Beer Review: Weihenstephaner Hefeweissbier

Name: Hefeweissbier
Brewing Company: Bayerische Staatsbrauerei Weihenstephan
Location: Freising, Bavaria, Germany
Style: Hefeweizen
ABV: 5.4%

From the beer’s description on Weihenstephaner’s Web Site:

Our golden-yellow wheat beer, with its fine-poured white foam, smells of cloves and impresses consumers with its refreshing banana flavor. It is full bodied and with a smooth yeast taste. To be enjoyed at any time, goes excellently with fish and seafood, with spicy cheese and especially with the traditional Bavarian veal sausage. Brewed according to our centuries-old brewing tradition on the Weihenstephan hill.

If a brewery, the world’s oldest, has been in continuous operation for nearly 900 years and the beer has remained relatively unchanged, then clearly, this brewery is doing something right. I can’t think of anything that would codify the term “classic beer” and that ethos quite as powerfully as do the brewers at Weihenstephaner and their absolute classic Hefeweizen they call “Hefe Weissbier.”

While I’ve largely been focusing these beer reviews on “Craft Beer”, I wanted to take some time and space to give some love to a classic beer style, from a classic brewery. For what it’s worth, Weihenstaphan is labeled as a Micro Brewery on untappd, despite their global reach.

Few drinks or foods hit my tastebuds so well as does a Hefeweizen beer, and the wonderful brewers of Weihenstephaner have perfected the traditional Bavarian wheat beer like few others in the world. Hefeweizen is a fairly straightforward style, a classic style, but sometimes that simplicity is what makes it such an elegant, tasty beer. This is a beer I enjoy over and over and return to with regularity.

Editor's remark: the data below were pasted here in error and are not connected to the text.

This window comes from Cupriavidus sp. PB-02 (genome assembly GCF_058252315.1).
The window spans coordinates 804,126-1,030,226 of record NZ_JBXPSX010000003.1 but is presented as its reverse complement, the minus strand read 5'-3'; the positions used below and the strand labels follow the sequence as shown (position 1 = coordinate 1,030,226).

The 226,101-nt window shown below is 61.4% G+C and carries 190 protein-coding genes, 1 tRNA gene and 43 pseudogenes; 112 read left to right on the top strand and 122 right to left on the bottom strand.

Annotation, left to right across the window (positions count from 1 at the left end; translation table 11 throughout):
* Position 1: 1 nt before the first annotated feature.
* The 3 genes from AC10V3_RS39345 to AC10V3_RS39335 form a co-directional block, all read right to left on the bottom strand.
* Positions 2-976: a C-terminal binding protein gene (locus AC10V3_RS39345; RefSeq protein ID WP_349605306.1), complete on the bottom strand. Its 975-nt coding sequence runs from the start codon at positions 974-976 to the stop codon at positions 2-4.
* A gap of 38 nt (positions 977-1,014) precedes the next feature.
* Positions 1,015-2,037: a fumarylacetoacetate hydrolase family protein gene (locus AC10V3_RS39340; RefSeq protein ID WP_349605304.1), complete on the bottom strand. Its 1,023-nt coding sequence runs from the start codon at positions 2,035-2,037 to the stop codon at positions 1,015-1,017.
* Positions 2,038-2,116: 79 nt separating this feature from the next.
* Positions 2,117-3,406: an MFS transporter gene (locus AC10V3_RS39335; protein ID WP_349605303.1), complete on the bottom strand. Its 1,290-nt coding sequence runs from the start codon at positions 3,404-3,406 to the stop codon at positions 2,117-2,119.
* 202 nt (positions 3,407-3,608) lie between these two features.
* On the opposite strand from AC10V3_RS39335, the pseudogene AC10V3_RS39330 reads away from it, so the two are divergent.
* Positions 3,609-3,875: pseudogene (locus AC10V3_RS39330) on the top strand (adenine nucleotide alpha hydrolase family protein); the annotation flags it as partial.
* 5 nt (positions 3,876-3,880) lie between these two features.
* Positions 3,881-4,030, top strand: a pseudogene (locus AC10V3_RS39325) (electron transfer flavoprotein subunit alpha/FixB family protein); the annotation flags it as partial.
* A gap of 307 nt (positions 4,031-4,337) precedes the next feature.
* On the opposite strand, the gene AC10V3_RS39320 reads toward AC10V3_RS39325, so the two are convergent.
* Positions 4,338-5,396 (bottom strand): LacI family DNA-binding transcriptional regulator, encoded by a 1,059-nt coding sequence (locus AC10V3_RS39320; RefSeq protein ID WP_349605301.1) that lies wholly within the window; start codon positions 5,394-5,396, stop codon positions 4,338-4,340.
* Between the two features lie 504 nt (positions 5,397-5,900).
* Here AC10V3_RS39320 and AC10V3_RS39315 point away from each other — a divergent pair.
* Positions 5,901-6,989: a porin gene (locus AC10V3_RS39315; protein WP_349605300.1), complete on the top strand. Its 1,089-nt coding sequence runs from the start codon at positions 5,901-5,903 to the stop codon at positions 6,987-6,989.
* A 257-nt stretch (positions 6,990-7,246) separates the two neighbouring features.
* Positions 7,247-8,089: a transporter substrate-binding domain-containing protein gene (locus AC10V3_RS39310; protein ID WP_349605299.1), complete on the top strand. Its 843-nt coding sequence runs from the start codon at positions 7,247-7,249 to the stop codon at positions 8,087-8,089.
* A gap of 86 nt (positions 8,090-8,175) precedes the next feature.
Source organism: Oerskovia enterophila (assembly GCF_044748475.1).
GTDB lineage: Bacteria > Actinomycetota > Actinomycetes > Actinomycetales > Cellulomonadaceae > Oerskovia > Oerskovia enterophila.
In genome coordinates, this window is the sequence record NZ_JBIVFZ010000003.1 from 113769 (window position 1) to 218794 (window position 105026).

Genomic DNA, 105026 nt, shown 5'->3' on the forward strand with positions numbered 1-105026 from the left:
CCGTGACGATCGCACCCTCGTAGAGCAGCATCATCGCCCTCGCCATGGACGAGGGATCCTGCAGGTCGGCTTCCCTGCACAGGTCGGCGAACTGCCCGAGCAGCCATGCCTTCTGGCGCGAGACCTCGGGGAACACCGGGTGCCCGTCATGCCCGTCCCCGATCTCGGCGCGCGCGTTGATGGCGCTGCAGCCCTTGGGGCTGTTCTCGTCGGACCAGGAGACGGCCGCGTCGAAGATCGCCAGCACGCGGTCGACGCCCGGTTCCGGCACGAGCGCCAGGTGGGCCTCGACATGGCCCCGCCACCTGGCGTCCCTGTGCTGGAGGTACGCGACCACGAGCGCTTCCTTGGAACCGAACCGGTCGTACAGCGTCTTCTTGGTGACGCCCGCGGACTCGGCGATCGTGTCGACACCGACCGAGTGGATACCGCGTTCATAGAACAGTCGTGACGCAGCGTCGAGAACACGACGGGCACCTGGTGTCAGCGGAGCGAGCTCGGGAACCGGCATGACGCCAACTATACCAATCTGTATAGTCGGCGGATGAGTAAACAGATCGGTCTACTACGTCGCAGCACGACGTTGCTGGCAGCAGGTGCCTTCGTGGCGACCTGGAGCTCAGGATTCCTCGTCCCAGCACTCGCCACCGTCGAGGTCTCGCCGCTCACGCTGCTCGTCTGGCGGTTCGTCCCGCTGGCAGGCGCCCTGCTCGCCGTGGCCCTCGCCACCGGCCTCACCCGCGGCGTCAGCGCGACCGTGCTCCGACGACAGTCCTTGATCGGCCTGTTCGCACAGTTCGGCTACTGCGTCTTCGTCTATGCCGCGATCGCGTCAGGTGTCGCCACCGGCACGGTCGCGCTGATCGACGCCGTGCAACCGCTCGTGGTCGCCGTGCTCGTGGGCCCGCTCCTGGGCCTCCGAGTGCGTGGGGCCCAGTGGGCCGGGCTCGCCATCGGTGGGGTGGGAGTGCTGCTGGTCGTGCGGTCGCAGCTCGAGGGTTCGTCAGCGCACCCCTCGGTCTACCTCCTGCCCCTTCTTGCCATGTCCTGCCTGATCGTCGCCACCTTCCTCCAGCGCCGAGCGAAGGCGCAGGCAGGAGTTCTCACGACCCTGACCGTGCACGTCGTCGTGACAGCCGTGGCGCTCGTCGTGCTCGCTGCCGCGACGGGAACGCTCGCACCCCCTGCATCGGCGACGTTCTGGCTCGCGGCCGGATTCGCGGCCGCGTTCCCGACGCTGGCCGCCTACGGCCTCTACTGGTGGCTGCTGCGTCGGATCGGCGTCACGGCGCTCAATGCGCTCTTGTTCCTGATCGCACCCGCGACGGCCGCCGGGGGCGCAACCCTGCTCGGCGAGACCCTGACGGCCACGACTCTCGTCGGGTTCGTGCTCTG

Some Hefeweizens can lean towards more of a fruity, banana flavor evocation, while clove flavor dominates other Hefeweizens. A lot of this comes down to the yeast and the brewing process. The Weihenstephaner take is more on the banana side of things, giving the beer a profile that evokes sweetness and happiness.

One may be inclined to add a citrus slice to the beer, be it orange or lemon thanks to the brewers of Blue Moon who have made it seem a standard thing to do for European wheat beers. Do not do that with any German Hefeweizen, especially, the Weihenstephan Hefeweissbier.

Pouring a bright golden yellow from the bottle (or tap), the beer head foams up quite nicely. One thing to do with many of the unfiltered beers like the classic hefeweizen is to pour only about ¾ of the beer into the glass. Let it settle and let the foamy head grow to its potential. Swirl the last of what is in the bottle to gather all the yeast particulates and top off the beer to allow those taste bursts to float through the beer and give it the flavor profile most associated with it.

The glass in the photos here is, admittedly, not the intended glass for any Hefeweizen, but I figured I’d rather use a glass with the Weihenstephaner logo on it than the logo of another brewer (even if it is another German brewery). To the right you’ll see the classic Hefeweizen/Wheat Beer glass. I do have a few of them with various logos, but opted for the large mug with the Weihenstephaner logo, which is a good second option.

These days, brewers put so many ingredients into beer or age the beer in some type of barrel which does result in a wonderful, complex flavor profile. On the other hand, there’s definitely something to be said for the elegance of using simple, straightforward ingredients (just two grains), which results in something so incredibly tasty. All you need to do is taste the Weihenstephaner Hefeweissbier and look no further than their logo with the year 1090 to know you’re drinking a great, classic beer.

Ein prosit und gemütlichkeit!